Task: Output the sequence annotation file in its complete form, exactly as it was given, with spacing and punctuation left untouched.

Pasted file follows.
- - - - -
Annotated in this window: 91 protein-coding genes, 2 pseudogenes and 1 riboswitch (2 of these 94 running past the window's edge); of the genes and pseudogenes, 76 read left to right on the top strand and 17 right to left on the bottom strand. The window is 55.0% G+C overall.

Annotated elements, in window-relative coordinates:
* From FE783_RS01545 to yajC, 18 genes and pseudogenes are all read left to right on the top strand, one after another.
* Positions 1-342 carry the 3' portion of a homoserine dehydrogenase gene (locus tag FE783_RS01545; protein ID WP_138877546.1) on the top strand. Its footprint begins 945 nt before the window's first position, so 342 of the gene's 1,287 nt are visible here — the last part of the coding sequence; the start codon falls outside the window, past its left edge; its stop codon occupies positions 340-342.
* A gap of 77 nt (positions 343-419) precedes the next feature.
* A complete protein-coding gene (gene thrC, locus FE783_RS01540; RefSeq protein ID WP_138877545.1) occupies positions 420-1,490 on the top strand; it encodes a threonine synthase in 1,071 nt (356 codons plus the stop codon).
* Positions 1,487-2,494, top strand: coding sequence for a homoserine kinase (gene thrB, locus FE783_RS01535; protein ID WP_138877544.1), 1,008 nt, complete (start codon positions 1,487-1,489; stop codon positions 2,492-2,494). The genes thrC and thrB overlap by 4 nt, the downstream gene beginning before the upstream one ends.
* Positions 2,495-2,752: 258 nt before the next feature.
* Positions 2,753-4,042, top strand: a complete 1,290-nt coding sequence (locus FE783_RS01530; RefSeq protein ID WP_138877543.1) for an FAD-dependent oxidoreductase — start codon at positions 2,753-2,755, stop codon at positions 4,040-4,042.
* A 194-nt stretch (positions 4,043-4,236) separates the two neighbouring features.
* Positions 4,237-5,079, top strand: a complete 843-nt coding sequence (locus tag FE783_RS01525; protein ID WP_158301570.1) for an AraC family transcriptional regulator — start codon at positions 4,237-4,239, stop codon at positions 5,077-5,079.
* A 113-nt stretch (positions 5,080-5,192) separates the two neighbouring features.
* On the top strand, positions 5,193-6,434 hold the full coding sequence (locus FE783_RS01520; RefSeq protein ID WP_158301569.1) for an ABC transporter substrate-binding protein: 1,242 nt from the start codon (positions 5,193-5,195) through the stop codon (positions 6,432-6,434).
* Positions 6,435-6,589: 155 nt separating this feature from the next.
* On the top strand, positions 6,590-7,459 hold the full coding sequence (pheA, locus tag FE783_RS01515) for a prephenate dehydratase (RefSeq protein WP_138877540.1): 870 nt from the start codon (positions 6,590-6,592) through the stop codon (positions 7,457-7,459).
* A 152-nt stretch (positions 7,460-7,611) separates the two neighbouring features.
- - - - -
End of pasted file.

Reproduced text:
Annotated in this window: 91 protein-coding genes, 2 pseudogenes and 1 riboswitch (2 of these 94 running past the window's edge); of the genes and pseudogenes, 76 read left to right on the top strand and 17 right to left on the bottom strand. The window is 55.0% G+C overall.

Annotated elements, in window-relative coordinates:
* From FE783_RS01545 to yajC, 18 genes and pseudogenes are all read left to right on the top strand, one after another.
* Positions 1-342 carry the 3' portion of a homoserine dehydrogenase gene (locus tag FE783_RS01545; protein ID WP_138877546.1) on the top strand. Its footprint begins 945 nt before the window's first position, so 342 of the gene's 1,287 nt are visible here — the last part of the coding sequence; the start codon falls outside the window, past its left edge; its stop codon occupies positions 340-342.
* A gap of 77 nt (positions 343-419) precedes the next feature.
* A complete protein-coding gene (gene thrC, locus FE783_RS01540; RefSeq protein ID WP_138877545.1) occupies positions 420-1,490 on the top strand; it encodes a threonine synthase in 1,071 nt (356 codons plus the stop codon).
* Positions 1,487-2,494, top strand: coding sequence for a homoserine kinase (gene thrB, locus FE783_RS01535; protein ID WP_138877544.1), 1,008 nt, complete (start codon positions 1,487-1,489; stop codon positions 2,492-2,494). The genes thrC and thrB overlap by 4 nt, the downstream gene beginning before the upstream one ends.
* Positions 2,495-2,752: 258 nt before the next feature.
* Positions 2,753-4,042, top strand: a complete 1,290-nt coding sequence (locus FE783_RS01530; RefSeq protein ID WP_138877543.1) for an FAD-dependent oxidoreductase — start codon at positions 2,753-2,755, stop codon at positions 4,040-4,042.
* A 194-nt stretch (positions 4,043-4,236) separates the two neighbouring features.
* Positions 4,237-5,079, top strand: a complete 843-nt coding sequence (locus tag FE783_RS01525; protein ID WP_158301570.1) for an AraC family transcriptional regulator — start codon at positions 4,237-4,239, stop codon at positions 5,077-5,079.
* A 113-nt stretch (positions 5,080-5,192) separates the two neighbouring features.
* On the top strand, positions 5,193-6,434 hold the full coding sequence (locus FE783_RS01520; RefSeq protein ID WP_158301569.1) for an ABC transporter substrate-binding protein: 1,242 nt from the start codon (positions 5,193-5,195) through the stop codon (positions 6,432-6,434).
* Positions 6,435-6,589: 155 nt separating this feature from the next.
* On the top strand, positions 6,590-7,459 hold the full coding sequence (pheA, locus tag FE783_RS01515) for a prephenate dehydratase (RefSeq protein WP_138877540.1): 870 nt from the start codon (positions 6,590-6,592) through the stop codon (positions 7,457-7,459).
* A 152-nt stretch (positions 7,460-7,611) separates the two neighbouring features.